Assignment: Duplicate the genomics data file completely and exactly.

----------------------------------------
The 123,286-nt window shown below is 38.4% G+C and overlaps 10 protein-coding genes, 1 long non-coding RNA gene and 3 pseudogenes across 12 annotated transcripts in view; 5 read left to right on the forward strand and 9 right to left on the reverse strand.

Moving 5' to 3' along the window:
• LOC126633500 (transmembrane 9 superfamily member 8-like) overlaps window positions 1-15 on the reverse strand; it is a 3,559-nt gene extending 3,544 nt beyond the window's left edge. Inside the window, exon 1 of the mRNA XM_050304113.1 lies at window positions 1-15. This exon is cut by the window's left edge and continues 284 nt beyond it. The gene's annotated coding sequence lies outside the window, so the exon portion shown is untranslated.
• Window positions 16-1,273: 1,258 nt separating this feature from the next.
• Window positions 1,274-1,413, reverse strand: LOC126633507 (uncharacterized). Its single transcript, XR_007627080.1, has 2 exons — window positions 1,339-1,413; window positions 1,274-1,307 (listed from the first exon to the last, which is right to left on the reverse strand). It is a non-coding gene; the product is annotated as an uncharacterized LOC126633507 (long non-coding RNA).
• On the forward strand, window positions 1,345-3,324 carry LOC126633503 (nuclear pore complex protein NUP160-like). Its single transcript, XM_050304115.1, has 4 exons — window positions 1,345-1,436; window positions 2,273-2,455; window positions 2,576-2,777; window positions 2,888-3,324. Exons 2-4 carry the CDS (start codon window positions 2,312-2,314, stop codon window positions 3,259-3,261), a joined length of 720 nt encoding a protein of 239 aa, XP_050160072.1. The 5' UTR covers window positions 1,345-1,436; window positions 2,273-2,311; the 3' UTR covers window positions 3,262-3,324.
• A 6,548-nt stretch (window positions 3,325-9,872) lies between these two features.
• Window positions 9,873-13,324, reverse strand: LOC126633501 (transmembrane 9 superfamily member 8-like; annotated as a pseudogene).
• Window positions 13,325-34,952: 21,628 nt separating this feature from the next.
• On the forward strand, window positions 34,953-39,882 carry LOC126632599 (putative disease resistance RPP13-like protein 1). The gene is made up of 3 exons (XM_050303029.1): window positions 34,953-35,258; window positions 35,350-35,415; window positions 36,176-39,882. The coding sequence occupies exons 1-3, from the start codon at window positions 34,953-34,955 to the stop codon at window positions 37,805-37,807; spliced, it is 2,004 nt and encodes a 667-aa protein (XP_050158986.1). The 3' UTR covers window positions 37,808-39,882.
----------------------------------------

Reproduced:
The 123,286-nt window shown below is 38.4% G+C and overlaps 10 protein-coding genes, 1 long non-coding RNA gene and 3 pseudogenes across 12 annotated transcripts in view; 5 read left to right on the forward strand and 9 right to left on the reverse strand.

Moving 5' to 3' along the window:
• LOC126633500 (transmembrane 9 superfamily member 8-like) overlaps window positions 1-15 on the reverse strand; it is a 3,559-nt gene extending 3,544 nt beyond the window's left edge. Inside the window, exon 1 of the mRNA XM_050304113.1 lies at window positions 1-15. This exon is cut by the window's left edge and continues 284 nt beyond it. The gene's annotated coding sequence lies outside the window, so the exon portion shown is untranslated.
• Window positions 16-1,273: 1,258 nt separating this feature from the next.
• Window positions 1,274-1,413, reverse strand: LOC126633507 (uncharacterized). Its single transcript, XR_007627080.1, has 2 exons — window positions 1,339-1,413; window positions 1,274-1,307 (listed from the first exon to the last, which is right to left on the reverse strand). It is a non-coding gene; the product is annotated as an uncharacterized LOC126633507 (long non-coding RNA).
• On the forward strand, window positions 1,345-3,324 carry LOC126633503 (nuclear pore complex protein NUP160-like). Its single transcript, XM_050304115.1, has 4 exons — window positions 1,345-1,436; window positions 2,273-2,455; window positions 2,576-2,777; window positions 2,888-3,324. Exons 2-4 carry the CDS (start codon window positions 2,312-2,314, stop codon window positions 3,259-3,261), a joined length of 720 nt encoding a protein of 239 aa, XP_050160072.1. The 5' UTR covers window positions 1,345-1,436; window positions 2,273-2,311; the 3' UTR covers window positions 3,262-3,324.
• A 6,548-nt stretch (window positions 3,325-9,872) lies between these two features.
• Window positions 9,873-13,324, reverse strand: LOC126633501 (transmembrane 9 superfamily member 8-like; annotated as a pseudogene).
• Window positions 13,325-34,952: 21,628 nt separating this feature from the next.
• On the forward strand, window positions 34,953-39,882 carry LOC126632599 (putative disease resistance RPP13-like protein 1). The gene is made up of 3 exons (XM_050303029.1): window positions 34,953-35,258; window positions 35,350-35,415; window positions 36,176-39,882. The coding sequence occupies exons 1-3, from the start codon at window positions 34,953-34,955 to the stop codon at window positions 37,805-37,807; spliced, it is 2,004 nt and encodes a 667-aa protein (XP_050158986.1). The 3' UTR covers window positions 37,808-39,882.